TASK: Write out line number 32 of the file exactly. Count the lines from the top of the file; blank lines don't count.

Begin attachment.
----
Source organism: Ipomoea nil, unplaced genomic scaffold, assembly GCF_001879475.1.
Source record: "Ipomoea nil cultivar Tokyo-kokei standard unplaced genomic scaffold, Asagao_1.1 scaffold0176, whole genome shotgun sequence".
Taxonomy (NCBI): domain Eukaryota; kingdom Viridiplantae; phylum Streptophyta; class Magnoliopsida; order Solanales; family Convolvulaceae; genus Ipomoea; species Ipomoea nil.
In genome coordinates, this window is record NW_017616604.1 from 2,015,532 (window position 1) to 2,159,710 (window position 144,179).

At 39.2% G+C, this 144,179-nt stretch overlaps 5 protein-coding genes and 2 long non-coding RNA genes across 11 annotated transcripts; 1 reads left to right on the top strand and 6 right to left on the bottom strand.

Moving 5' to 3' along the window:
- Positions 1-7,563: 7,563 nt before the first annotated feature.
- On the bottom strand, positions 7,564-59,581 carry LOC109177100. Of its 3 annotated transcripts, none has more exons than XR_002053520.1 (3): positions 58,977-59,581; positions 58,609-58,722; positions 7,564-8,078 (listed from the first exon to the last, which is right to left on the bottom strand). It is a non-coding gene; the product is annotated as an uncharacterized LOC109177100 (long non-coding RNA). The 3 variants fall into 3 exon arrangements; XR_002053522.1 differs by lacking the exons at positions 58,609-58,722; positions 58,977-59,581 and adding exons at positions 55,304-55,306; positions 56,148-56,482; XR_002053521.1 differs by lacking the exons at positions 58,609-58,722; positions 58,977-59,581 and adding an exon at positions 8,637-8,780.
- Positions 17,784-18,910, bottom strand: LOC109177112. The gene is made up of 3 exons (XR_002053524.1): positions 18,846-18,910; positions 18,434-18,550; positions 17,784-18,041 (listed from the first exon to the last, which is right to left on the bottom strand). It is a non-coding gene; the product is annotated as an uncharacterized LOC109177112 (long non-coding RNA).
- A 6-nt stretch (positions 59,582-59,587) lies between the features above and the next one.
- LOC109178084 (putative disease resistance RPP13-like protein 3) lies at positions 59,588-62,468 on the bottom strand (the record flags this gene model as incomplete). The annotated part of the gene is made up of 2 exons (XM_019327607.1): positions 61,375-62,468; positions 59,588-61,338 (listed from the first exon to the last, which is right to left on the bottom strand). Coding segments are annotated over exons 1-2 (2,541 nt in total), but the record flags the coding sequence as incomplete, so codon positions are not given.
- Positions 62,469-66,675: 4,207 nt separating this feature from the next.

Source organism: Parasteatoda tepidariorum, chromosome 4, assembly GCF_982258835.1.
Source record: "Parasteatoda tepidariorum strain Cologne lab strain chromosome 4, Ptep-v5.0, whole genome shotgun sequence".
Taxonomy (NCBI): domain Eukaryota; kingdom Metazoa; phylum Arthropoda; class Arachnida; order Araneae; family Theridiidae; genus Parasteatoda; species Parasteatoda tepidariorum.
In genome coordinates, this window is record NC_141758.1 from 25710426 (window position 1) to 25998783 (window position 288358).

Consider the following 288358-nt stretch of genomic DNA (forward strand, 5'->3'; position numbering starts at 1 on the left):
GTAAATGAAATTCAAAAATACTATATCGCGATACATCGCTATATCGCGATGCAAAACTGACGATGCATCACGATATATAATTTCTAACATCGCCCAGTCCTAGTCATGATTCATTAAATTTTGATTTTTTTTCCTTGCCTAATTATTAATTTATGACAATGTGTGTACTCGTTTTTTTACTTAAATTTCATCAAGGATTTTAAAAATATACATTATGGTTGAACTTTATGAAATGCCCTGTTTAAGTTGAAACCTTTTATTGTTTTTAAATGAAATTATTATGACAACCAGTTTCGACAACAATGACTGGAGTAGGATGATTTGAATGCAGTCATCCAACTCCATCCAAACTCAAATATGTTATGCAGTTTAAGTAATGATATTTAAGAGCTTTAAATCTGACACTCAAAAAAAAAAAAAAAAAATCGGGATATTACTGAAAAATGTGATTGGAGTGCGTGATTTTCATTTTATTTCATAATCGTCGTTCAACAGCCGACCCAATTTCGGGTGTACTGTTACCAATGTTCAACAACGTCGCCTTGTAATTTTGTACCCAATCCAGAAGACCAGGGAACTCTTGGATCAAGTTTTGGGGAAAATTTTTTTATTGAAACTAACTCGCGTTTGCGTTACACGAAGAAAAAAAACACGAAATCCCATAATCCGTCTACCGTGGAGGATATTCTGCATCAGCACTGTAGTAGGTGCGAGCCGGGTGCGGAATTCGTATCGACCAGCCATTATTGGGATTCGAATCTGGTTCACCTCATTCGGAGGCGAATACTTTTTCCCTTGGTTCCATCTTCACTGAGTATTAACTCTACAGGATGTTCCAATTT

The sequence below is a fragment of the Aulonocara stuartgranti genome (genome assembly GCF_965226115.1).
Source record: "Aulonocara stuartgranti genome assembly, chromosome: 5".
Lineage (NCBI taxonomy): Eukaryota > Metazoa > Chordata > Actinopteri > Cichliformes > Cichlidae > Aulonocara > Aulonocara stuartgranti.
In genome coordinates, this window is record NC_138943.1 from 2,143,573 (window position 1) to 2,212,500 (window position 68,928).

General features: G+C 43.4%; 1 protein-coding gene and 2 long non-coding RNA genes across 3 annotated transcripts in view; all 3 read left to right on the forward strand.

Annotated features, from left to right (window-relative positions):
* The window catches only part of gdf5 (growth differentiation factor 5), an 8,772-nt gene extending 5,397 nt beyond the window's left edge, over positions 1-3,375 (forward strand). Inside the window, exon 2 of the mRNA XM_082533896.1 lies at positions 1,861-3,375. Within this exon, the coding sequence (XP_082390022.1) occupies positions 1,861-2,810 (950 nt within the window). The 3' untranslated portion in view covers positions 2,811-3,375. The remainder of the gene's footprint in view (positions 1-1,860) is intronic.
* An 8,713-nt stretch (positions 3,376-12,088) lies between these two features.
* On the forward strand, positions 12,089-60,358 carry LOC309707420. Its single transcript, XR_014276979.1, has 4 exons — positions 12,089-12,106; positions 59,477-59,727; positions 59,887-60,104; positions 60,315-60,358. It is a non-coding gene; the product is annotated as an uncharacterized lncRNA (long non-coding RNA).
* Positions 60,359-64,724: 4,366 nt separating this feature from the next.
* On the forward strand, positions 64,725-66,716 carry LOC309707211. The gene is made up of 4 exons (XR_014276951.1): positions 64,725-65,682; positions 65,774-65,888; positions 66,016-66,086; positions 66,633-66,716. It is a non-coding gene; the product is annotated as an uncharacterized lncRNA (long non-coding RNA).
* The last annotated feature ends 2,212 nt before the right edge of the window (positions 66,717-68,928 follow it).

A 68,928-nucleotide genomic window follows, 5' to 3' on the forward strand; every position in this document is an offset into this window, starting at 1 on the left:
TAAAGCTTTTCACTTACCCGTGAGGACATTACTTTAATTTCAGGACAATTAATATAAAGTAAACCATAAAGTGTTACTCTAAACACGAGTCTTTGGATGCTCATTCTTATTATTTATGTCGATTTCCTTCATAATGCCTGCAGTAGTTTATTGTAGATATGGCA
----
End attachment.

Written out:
TAAAGCTTTTCACTTACCCGTGAGGACATTACTTTAATTTCAGGACAATTAATATAAAGTAAACCATAAAGTGTTACTCTAAACACGAGTCTTTGGATGCTCATTCTTATTATTTATGTCGATTTCCTTCATAATGCCTGCAGTAGTTTATTGTAGATATGGCA